The iPhone 6 and the Galaxy S6 basically have two things in common: They're the smartphone measuring sticks for the rest of the industry, and they represent a fairly big departure from their predecessors. The iPhone 6 finally gives Apple fans a bigger 4.7-inch display, as well as new capabilities, such as Apple Pay. For Samsung, the Galaxy S6 represents a fresh start for the brand, with an all-new, glass-and-metal design (no more plastic!).
But Apple's and Samsung's flagships are totally different in most other ways, from processing power and screen quality to cameras, interface and battery life. I put the iPhone 6 and Galaxy S6 through nine rounds of handset-to-handset combat to name a winner.
Design has always been a hallmark of the iPhone, and the iPhone 6 maintains that tradition. Made of anodized aluminum, stainless steel and glass, the latest iPhone has rounded edges and a smooth but sturdy body. It's almost too smooth, though, making it feel somewhat slippery. But I do like the way the glass display curves to meet the rest of the chassis, which gives the design a unified aesthetic.
The Galaxy S6 is iPhone-like in some ways, especially the aluminum bottom edge, but I prefer the overall look and feel of Samsung's phone. On the black model, for instance, the Gorilla Glass 4 back appears to change from black to blue depending on how you hold it. There's also a white-and-gold model of the S6, whereas the iPhone 6 comes in either gold, silver or space gray.
Measuring 0.27 inches thick and weighing 4.9 ounces, the Galaxy S6 is about the same thickness but slightly heavier than the 4.6-ounce iPhone 6, but the S6 is remarkably light and thin, given that it has a bigger 5.1-inch screen. However, the S6 has a bigger bump for its camera on the back.
Winner: Galaxy S6.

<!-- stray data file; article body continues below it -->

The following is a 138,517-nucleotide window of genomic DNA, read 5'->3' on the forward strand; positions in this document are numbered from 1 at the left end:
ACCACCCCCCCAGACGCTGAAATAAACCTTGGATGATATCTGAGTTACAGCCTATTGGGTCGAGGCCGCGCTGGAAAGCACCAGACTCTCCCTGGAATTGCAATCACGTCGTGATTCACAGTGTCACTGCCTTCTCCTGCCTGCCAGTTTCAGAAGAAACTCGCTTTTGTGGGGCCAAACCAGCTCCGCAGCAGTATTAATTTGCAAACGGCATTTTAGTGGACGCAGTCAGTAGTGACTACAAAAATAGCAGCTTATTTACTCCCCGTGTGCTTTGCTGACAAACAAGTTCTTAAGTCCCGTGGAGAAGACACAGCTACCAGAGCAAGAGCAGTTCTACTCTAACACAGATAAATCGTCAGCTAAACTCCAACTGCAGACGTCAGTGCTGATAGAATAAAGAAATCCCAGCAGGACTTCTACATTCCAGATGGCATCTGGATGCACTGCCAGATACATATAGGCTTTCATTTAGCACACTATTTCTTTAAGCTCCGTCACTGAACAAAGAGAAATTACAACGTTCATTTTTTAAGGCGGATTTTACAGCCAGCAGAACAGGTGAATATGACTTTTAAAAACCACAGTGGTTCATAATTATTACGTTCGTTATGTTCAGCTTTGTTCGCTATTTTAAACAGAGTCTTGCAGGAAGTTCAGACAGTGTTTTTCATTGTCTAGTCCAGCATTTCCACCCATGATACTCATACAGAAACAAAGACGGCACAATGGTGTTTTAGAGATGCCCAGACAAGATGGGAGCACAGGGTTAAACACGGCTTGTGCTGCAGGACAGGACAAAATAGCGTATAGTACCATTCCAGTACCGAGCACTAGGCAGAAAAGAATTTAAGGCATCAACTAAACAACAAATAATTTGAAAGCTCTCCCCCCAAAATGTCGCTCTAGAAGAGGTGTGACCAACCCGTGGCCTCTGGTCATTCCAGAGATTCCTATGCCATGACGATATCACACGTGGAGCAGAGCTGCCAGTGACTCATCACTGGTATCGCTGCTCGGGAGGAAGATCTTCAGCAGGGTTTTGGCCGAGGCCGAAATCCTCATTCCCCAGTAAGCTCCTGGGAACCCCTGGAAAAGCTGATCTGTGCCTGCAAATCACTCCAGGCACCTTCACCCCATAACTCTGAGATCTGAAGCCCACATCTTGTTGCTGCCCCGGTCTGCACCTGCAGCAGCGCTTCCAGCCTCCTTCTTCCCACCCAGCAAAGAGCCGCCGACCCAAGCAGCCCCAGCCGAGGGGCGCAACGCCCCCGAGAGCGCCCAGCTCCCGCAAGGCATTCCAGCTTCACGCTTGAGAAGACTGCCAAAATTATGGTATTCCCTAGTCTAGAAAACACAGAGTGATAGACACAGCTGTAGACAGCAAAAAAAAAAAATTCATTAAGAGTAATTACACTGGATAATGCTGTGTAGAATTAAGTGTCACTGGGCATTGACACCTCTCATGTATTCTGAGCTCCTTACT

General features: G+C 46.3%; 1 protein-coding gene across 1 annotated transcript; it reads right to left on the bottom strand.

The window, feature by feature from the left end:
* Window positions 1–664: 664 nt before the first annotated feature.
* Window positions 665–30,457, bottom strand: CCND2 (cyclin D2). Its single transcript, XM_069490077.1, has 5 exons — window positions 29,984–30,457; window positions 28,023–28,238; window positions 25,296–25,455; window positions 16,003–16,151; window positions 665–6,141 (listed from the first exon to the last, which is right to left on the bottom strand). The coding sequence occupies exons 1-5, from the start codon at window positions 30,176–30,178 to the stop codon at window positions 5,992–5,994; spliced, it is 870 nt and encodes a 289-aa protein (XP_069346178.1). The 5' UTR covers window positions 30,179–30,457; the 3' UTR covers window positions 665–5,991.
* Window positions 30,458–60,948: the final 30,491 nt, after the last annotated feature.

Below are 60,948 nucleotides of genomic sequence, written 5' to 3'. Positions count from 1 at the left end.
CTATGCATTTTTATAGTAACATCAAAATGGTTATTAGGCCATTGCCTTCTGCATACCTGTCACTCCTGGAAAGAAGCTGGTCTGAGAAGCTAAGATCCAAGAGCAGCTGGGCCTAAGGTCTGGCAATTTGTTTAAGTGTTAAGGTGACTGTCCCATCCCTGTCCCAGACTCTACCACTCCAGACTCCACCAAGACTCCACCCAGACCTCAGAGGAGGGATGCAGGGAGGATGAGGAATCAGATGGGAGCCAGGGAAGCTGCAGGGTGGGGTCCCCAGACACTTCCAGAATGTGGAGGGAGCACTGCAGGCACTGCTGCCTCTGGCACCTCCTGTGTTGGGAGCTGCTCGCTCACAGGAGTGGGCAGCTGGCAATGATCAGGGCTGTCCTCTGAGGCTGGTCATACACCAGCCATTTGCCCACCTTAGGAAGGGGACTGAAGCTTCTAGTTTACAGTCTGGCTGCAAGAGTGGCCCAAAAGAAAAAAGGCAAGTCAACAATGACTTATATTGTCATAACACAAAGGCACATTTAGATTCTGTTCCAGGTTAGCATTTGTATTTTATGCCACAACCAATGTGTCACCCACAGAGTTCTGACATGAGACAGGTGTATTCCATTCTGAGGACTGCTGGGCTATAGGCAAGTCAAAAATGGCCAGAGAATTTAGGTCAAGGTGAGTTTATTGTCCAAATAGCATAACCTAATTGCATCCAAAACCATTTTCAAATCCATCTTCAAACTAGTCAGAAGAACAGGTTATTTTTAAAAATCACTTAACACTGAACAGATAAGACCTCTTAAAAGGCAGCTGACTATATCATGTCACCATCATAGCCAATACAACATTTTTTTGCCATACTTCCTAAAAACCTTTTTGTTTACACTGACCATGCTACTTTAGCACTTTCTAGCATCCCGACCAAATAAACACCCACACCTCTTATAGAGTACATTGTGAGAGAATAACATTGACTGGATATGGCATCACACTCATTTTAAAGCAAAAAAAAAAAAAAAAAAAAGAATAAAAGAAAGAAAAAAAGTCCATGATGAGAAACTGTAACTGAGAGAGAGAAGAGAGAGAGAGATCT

Sure, Samsung takes some visual cues from Apple, but the combination of glass and metal on the S6 is simply more exciting than the iPhone's design.
This round is not close. Yes, the iPhone 6 has a bright display that's bigger than before (4.7 inches versus 4 inches), but the Galaxy S6's larger, 5.1-inch Super AMOLED panel runs circles around Apple's screen. For starters, you get much higher resolution from Samsung, at 2560 x 1440 pixels, compared to the iPhone 6's 1334 x 750 pixels.
Just as important, photos and videos just look better on the S6, as evidenced by our side-by-side comparison of The Avengers: Age of Ultron trailer. The S6 shows more contrast and detail, especially in Robert Downey Jr.'s face. The iPhone 6 delivers more natural-looking color, but I prefer the more saturated hues from the S6, as well as the superior black levels.
Winner: Galaxy S6.
It's bigger, sharper and more colorful.
For the Galaxy S6, Samsung moved the speaker to the bottom of the device (the S5's speaker was on the back of the device), and the result is louder, but not necessarily cleaner, audio. The S6 sounded more boisterous when I blasted Caesars' "Jerk It Out." However, the iPhone sounded balanced, with more of a bottom end; the same track on the S6 was harsh.
Winner: iPhone 6
The iPhone 6's audio just sounds better.
Apple's iOS 8 is supereasy to use and even more flexible. For instance, you can finally swap out the default keyboard for a downloaded one, and there are photo extension apps to help you get more out of the camera. Double tapping the home button provides instant access to your favorite contacts, and swiping down on the display while on the home screen launches the excellent Spotlight search feature for finding apps. But now, Spotlight is smart enough to also include relevant results from Wikipedia, Maps and various news sites.
However, the iPhone's Today screen, which includes Notifications in a separate tab, wastes a lot of space compared to the Galaxy S6's notification drawer. In fact, you can access quick settings and notifications all in one place. On the iPhone, you need to swipe up from the bottom of the display to access settings shortcuts, and there are fewer shortcuts.